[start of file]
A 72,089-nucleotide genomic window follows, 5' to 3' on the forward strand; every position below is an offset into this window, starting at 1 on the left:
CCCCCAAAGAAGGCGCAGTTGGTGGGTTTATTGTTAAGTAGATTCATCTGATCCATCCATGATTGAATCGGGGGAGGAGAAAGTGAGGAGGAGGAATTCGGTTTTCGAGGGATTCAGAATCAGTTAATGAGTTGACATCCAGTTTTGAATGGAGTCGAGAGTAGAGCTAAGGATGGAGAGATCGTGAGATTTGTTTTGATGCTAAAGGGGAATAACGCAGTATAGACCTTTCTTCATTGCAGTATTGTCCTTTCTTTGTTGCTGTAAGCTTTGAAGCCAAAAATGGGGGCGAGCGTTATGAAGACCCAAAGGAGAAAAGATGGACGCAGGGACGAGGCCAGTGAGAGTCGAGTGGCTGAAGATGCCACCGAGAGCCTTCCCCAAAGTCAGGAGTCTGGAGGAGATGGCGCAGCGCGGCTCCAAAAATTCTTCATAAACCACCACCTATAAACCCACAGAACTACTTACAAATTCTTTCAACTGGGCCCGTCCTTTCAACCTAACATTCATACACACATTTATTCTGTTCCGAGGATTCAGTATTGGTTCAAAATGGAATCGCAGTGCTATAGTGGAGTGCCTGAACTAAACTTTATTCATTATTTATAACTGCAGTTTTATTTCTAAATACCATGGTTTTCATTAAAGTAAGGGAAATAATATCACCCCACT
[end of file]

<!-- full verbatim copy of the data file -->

A 72,089-nucleotide genomic window follows, 5' to 3' on the forward strand; every position below is an offset into this window, starting at 1 on the left:
CCCCCAAAGAAGGCGCAGTTGGTGGGTTTATTGTTAAGTAGATTCATCTGATCCATCCATGATTGAATCGGGGGAGGAGAAAGTGAGGAGGAGGAATTCGGTTTTCGAGGGATTCAGAATCAGTTAATGAGTTGACATCCAGTTTTGAATGGAGTCGAGAGTAGAGCTAAGGATGGAGAGATCGTGAGATTTGTTTTGATGCTAAAGGGGAATAACGCAGTATAGACCTTTCTTCATTGCAGTATTGTCCTTTCTTTGTTGCTGTAAGCTTTGAAGCCAAAAATGGGGGCGAGCGTTATGAAGACCCAAAGGAGAAAAGATGGACGCAGGGACGAGGCCAGTGAGAGTCGAGTGGCTGAAGATGCCACCGAGAGCCTTCCCCAAAGTCAGGAGTCTGGAGGAGATGGCGCAGCGCGGCTCCAAAAATTCTTCATAAACCACCACCTATAAACCCACAGAACTACTTACAAATTCTTTCAACTGGGCCCGTCCTTTCAACCTAACATTCATACACACATTTATTCTGTTCCGAGGATTCAGTATTGGTTCAAAATGGAATCGCAGTGCTATAGTGGAGTGCCTGAACTAAACTTTATTCATTATTTATAACTGCAGTTTTATTTCTAAATACCATGGTTTTCATTAAAGTAAGGGAAATAATATCACCCCACT